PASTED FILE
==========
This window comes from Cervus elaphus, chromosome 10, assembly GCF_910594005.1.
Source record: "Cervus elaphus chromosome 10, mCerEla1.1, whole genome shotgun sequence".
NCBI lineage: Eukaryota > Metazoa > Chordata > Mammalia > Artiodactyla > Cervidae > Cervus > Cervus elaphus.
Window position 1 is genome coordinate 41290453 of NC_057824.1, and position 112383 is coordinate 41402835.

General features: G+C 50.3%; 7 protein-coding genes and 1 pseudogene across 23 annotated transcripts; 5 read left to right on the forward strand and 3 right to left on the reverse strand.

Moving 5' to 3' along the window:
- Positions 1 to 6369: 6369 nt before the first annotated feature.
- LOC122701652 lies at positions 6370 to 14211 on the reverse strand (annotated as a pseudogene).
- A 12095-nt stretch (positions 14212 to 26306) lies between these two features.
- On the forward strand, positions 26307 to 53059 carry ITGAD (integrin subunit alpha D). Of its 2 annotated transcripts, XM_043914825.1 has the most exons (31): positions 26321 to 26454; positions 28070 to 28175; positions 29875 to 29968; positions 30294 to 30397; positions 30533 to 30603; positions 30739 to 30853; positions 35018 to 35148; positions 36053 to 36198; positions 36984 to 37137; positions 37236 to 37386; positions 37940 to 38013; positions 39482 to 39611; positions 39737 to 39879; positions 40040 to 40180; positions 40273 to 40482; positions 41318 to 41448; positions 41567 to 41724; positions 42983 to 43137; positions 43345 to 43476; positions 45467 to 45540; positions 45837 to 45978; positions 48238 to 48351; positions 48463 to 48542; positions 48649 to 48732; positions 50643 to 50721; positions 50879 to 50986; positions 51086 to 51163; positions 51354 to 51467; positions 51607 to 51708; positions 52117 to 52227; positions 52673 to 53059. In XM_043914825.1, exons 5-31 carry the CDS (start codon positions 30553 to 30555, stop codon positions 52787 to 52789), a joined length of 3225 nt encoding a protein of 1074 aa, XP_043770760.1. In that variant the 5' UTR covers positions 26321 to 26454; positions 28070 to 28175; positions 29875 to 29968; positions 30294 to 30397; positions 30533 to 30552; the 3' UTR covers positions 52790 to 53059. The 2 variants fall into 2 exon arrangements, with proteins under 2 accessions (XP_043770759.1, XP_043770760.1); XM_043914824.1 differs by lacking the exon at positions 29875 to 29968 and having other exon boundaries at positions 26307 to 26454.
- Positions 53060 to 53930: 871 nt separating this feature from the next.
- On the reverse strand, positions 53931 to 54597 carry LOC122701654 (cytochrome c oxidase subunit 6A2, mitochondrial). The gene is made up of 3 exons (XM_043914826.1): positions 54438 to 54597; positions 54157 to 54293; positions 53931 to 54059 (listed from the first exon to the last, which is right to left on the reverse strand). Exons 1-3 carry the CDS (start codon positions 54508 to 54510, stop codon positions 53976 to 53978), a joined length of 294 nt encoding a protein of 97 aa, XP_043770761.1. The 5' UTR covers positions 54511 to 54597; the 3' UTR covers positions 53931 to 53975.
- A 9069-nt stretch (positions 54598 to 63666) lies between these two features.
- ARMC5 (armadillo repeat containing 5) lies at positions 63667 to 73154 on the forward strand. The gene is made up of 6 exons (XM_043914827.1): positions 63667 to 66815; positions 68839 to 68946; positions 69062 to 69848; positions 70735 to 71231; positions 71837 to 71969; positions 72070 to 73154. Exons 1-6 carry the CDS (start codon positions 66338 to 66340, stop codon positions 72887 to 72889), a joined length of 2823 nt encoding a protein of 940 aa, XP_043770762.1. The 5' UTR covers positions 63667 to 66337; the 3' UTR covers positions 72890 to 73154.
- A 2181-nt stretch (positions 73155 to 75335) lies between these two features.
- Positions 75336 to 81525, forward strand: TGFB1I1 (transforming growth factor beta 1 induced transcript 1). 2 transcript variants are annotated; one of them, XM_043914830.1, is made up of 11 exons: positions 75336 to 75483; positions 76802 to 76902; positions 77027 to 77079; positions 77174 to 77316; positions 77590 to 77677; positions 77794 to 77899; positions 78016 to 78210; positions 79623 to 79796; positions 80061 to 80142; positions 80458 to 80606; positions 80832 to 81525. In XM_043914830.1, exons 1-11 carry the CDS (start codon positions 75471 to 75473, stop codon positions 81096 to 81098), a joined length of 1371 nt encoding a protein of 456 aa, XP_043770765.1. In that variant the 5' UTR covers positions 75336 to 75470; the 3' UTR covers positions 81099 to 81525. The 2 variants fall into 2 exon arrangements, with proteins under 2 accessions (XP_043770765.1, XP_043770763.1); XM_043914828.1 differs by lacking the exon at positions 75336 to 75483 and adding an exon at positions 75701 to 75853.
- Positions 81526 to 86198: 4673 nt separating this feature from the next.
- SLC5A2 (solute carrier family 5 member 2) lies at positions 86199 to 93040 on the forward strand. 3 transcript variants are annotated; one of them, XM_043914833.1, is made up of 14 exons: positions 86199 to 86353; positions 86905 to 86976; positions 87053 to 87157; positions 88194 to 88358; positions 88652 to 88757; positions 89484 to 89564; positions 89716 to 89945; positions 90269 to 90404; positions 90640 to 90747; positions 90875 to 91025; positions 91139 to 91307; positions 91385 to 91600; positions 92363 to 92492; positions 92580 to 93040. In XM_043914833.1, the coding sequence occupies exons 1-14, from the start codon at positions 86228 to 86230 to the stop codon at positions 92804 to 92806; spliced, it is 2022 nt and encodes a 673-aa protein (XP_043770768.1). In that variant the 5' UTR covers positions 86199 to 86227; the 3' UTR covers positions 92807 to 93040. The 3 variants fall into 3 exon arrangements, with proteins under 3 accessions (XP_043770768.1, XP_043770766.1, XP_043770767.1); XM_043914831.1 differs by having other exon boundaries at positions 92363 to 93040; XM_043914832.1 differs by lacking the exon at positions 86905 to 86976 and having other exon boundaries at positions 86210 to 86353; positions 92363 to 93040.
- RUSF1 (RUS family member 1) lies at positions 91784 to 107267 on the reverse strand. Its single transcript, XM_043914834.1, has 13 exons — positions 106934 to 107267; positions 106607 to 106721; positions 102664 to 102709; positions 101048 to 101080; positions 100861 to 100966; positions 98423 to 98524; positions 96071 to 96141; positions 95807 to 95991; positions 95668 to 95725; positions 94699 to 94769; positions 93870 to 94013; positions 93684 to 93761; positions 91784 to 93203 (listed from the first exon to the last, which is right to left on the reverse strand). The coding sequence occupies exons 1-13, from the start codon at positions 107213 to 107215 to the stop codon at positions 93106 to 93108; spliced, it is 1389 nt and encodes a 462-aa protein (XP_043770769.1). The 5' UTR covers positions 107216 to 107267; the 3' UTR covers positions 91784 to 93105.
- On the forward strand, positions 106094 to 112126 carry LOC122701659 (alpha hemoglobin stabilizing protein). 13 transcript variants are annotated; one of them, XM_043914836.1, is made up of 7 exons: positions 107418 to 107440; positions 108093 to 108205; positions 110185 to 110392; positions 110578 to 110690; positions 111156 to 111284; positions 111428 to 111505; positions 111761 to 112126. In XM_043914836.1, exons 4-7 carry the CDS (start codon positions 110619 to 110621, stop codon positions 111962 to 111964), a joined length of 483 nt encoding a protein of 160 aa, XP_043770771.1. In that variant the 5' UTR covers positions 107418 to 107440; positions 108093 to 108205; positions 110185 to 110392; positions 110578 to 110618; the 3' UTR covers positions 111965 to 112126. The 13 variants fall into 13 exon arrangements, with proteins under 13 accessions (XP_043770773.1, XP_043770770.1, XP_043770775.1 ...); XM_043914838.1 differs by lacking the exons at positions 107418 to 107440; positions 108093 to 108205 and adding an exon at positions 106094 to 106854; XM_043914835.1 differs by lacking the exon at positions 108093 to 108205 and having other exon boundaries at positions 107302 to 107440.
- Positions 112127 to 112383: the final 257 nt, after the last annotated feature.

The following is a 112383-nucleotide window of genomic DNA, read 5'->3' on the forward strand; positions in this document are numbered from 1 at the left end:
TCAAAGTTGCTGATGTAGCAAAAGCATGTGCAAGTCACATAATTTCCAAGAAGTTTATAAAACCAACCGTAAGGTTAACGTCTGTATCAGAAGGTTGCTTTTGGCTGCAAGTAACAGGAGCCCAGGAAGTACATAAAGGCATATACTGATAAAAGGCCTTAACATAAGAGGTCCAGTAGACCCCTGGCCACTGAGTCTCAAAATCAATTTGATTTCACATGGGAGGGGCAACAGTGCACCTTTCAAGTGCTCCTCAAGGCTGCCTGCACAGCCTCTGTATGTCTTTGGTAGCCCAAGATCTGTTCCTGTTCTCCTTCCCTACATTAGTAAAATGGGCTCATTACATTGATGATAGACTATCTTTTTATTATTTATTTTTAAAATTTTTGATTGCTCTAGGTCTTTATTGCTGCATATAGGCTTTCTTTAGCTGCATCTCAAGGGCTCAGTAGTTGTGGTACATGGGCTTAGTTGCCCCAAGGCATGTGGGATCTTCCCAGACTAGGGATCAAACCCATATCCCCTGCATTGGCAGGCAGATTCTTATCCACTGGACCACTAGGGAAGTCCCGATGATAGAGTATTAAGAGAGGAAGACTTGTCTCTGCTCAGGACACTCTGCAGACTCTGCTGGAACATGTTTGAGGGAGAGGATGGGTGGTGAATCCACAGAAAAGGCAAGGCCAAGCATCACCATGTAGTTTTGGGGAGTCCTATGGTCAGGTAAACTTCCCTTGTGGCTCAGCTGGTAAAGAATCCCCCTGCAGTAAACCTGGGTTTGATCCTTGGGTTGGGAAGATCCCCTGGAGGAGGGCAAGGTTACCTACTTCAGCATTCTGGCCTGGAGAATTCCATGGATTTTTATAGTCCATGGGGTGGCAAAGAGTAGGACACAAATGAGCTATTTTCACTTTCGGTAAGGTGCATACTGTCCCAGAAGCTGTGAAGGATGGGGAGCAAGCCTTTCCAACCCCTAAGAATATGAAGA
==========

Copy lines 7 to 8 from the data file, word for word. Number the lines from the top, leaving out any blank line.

- Positions 1 to 6369: 6369 nt before the first annotated feature.
- LOC122701652 lies at positions 6370 to 14211 on the reverse strand (annotated as a pseudogene).